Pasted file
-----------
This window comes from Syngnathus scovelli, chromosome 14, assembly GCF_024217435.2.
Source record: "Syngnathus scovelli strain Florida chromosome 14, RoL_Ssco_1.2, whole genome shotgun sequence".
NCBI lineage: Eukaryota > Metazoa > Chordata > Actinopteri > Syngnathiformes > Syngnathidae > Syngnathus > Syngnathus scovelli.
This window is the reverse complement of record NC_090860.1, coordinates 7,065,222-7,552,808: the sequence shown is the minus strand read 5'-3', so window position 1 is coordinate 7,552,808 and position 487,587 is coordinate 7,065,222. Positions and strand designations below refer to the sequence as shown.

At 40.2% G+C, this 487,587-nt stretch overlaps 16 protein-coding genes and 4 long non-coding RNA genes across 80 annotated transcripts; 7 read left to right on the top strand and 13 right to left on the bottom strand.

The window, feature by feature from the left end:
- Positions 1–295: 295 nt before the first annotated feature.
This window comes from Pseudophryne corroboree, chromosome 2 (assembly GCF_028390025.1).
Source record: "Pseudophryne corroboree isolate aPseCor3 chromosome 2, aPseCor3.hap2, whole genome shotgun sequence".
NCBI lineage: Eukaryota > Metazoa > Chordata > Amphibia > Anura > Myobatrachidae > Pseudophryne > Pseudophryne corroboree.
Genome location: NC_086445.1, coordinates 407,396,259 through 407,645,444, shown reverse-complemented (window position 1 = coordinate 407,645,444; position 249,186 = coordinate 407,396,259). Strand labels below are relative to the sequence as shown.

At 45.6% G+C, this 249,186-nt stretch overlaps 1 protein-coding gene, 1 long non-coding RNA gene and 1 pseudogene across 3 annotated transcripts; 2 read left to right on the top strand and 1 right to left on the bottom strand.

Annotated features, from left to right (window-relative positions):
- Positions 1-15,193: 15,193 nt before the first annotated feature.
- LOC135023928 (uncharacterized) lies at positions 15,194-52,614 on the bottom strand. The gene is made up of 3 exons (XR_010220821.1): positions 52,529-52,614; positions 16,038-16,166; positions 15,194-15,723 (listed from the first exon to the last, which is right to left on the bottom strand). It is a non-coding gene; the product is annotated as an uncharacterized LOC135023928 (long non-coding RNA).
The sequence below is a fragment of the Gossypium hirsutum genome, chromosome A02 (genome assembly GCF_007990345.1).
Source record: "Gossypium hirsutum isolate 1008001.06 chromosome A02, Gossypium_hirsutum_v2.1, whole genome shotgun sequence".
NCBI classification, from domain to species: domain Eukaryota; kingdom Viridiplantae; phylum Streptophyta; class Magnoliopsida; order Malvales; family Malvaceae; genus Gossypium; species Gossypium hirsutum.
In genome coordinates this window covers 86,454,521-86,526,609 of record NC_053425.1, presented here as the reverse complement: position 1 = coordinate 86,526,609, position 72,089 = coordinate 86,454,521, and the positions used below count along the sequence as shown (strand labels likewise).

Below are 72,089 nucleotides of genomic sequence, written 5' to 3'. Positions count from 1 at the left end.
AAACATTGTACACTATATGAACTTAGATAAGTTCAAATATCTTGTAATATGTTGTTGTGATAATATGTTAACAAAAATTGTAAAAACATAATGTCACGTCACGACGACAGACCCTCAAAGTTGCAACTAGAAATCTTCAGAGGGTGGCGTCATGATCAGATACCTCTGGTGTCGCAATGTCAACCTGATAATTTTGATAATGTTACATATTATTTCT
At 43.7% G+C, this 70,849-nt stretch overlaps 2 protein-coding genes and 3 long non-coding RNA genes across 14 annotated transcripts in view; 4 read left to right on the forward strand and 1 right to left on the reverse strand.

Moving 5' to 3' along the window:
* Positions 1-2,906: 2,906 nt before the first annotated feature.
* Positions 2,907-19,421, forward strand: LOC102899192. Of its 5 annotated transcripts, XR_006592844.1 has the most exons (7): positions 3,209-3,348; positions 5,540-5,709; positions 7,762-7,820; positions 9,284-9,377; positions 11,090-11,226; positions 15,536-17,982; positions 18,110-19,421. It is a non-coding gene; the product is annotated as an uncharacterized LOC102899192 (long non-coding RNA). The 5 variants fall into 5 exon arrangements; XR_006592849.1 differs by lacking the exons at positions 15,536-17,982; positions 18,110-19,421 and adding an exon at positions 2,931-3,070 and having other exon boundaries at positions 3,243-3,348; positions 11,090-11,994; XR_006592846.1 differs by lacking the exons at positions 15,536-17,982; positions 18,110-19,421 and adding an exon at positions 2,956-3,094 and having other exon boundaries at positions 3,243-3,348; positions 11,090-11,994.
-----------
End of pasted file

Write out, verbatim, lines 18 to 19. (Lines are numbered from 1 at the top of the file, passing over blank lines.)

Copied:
NCBI classification, from domain to species: domain Eukaryota; kingdom Viridiplantae; phylum Streptophyta; class Magnoliopsida; order Malvales; family Malvaceae; genus Gossypium; species Gossypium hirsutum.
In genome coordinates this window covers 86,454,521-86,526,609 of record NC_053425.1, presented here as the reverse complement: position 1 = coordinate 86,526,609, position 72,089 = coordinate 86,454,521, and the positions used below count along the sequence as shown (strand labels likewise).